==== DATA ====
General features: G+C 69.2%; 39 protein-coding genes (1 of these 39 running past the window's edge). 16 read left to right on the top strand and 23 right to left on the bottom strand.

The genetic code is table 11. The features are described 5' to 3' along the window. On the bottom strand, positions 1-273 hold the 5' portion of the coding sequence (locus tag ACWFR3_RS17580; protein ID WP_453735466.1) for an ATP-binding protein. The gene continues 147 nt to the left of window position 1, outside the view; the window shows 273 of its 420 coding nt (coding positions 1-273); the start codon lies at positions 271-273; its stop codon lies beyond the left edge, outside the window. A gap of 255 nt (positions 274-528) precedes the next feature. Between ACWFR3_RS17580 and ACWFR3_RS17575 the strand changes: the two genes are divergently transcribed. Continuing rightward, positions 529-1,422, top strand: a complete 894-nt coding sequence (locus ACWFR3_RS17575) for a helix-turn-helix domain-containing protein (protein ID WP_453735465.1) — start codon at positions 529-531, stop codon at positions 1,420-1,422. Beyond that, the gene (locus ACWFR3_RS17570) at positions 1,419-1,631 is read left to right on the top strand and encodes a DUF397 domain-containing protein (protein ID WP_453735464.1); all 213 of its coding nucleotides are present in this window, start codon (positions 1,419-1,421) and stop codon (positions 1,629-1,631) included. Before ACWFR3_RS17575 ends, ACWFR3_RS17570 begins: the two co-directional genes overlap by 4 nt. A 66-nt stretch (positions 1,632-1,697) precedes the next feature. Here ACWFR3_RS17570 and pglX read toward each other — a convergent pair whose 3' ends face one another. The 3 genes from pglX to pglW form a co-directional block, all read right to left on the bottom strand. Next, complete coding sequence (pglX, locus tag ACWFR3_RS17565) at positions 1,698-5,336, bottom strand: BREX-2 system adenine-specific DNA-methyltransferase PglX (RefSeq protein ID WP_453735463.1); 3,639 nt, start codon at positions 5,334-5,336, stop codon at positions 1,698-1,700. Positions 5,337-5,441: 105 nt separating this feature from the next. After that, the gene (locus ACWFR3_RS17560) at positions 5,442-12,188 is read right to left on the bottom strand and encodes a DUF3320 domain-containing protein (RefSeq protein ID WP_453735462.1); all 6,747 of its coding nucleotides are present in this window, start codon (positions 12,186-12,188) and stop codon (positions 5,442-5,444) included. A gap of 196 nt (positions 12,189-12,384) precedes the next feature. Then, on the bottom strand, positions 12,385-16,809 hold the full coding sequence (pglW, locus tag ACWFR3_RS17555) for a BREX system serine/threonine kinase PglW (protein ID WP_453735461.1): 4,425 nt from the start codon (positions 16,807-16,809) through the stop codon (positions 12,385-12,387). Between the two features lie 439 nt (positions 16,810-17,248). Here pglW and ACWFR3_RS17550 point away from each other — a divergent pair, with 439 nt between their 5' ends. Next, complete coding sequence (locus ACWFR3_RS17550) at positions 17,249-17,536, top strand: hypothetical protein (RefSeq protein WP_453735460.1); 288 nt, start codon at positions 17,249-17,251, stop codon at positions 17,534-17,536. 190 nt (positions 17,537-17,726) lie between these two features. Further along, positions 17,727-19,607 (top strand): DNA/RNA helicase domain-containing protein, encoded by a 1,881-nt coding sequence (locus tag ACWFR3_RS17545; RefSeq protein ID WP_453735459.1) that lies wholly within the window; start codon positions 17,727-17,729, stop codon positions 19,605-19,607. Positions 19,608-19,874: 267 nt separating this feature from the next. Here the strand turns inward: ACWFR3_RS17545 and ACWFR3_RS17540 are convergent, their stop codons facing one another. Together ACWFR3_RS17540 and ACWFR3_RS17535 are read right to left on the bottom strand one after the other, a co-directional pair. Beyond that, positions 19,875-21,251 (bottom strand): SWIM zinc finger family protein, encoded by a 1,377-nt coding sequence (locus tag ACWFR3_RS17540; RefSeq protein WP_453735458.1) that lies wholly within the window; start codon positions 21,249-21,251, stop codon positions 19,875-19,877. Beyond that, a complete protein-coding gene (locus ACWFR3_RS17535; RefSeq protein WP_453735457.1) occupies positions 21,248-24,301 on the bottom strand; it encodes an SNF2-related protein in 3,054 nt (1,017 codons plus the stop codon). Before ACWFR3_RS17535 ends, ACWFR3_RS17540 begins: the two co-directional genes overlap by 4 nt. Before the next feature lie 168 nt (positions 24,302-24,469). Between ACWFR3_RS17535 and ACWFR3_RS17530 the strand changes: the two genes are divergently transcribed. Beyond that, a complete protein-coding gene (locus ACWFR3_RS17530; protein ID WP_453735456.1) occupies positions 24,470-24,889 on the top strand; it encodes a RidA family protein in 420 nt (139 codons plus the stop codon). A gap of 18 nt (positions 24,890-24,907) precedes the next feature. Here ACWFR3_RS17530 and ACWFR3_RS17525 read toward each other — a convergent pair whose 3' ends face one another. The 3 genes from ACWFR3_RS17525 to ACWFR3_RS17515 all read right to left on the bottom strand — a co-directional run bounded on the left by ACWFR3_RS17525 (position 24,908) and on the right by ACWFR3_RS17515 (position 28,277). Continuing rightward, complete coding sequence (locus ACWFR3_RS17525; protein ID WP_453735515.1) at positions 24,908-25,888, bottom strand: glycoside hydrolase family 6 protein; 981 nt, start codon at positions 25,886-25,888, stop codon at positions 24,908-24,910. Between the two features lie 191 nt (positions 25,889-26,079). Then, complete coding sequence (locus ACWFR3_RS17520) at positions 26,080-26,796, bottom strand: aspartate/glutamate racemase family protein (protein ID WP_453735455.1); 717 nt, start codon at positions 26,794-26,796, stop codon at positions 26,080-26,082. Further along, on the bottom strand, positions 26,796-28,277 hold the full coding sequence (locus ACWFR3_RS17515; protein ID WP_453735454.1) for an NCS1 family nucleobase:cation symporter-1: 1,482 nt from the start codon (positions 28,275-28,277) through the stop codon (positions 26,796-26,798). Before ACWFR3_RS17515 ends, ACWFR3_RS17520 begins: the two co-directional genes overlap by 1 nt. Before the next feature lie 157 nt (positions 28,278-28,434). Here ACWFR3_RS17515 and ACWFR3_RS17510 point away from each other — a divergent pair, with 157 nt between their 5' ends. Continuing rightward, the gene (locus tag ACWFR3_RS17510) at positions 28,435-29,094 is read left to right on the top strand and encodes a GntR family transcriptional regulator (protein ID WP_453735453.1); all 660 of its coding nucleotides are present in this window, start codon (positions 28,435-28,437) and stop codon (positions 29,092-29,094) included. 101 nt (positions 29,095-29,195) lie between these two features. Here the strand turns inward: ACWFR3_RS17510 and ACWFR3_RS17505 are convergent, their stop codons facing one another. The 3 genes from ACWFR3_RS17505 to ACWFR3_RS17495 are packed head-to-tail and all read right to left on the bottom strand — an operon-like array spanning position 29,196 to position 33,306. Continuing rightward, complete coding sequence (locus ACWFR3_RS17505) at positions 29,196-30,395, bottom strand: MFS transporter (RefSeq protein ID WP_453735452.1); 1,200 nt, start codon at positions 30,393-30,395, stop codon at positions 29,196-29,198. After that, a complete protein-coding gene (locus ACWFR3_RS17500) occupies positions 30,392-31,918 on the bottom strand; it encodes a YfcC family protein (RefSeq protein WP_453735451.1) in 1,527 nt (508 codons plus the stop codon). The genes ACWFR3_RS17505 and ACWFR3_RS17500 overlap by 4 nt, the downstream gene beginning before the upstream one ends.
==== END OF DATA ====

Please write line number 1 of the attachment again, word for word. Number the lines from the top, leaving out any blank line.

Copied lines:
General features: G+C 69.2%; 39 protein-coding genes (1 of these 39 running past the window's edge). 16 read left to right on the top strand and 23 right to left on the bottom strand.